Last updated

17 December 2019

Do you operate a ‘mastery’ classroom? Do your students need to practise their addition skills to improve their fluency? Look no further than this HexaSums - Addition Fluency Starter.

How to use the Starters:
Each question starter displays a randomised set of 36 hexagons, each with a value attached. One the left of the screen, students are given an instruction to find a set number of adjacent hexagons, and sum their value to reach the Target Total (or as close to it as possible) on the right of the screen.

• The adjacent hexagons needed will always range between 2 and 6.
• The Target Total as always based on the mean average of all 36 hexagons, multiplied by the adjacent hexagons needed value. This means children will usually be able to find the Target Total exactly, but will always be very close at the very least.

Note: This is the full pack for addition. The full pack has a total of 8 PDF documents, each with 10 starter activities.

The full pack includes:

• All 36 hexagons between 0 and 10;
• All 36 hexagons between 0 and 20;
• All 36 hexagons between 0 and 50;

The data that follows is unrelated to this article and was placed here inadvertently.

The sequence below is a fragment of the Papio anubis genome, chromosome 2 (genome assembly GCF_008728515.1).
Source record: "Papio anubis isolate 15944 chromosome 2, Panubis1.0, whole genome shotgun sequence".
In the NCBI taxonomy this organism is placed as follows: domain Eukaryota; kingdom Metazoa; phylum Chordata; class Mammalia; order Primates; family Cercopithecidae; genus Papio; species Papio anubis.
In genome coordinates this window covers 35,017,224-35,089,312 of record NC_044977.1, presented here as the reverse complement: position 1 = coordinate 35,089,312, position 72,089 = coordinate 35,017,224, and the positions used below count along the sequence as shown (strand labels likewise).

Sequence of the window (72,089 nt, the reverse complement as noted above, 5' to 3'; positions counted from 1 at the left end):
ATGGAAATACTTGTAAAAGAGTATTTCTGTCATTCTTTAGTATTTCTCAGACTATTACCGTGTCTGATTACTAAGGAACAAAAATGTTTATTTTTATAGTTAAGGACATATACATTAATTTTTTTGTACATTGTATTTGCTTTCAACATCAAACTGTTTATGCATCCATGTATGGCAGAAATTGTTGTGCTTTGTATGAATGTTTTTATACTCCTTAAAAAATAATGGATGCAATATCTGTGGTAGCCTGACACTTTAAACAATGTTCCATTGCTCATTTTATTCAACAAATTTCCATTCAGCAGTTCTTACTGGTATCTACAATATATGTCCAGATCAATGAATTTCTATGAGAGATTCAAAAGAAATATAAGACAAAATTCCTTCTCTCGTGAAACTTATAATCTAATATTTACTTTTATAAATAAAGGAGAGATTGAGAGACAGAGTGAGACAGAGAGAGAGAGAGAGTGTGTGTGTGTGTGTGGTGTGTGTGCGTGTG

• All 36 hexagons between 0 and 100;
• 18 hexagons up to 10, and 18 hexagons up to 20;
• 18 hexagons up to 10, and 18 hexagons between 10 and 20;
• 18 hexagons up to 20, and 18 hexagons between 10 and 20;
• 18 hexagons up to 20, and 18 hexagons upto 100.

Embrace the power of small ‘Adjacent Hexagons Needed’ and 'Target Totals’
Try not to be tempted to skip the sessions with low numbers like 2 for the adjacent hexagons needed, and 11 for example for the Target Totals. You’ll be suprised how many different ways they will find to complete the task. This will also encourage that speed of recall (for example, in searching for number bonds to 11: 10 and 1, 9 and 2, 8 and 3 etc).

Encourage the children to make their own rules
Ok, so we all know they need to be fluent, and at times that requires speed. So what if you feel that they are already there? Encourage children to create their own rules. When we’ve led this with our children, they’ve come up with brilliant ways of adapting the game which still suit the aims of the teacher. Here are some of the best:
ChiSir, can we use subtraction? Yes, of course.

For best results:

• Display the Question Starter on an IWB, or print for pairs of students;
• Use a 3-minute timer to allow children to find the target number;
• If children find an answer, encourage the mastery approach where they try to find other ways to achieve the Target Total;
• Make a game/competition from the Starter to create an ‘edge’ to the activity;
• Allow children to call out the answers in order afterwards as you mark as a whole class, discussing any difficulties or interesting patterns;
• Allow children to discuss their strategies for each question;
• Encourage discussion about number bonds and how they help.

The power of this daily approach is truly remarkable, and will have your children recognising number bonds to support calculation in no time.

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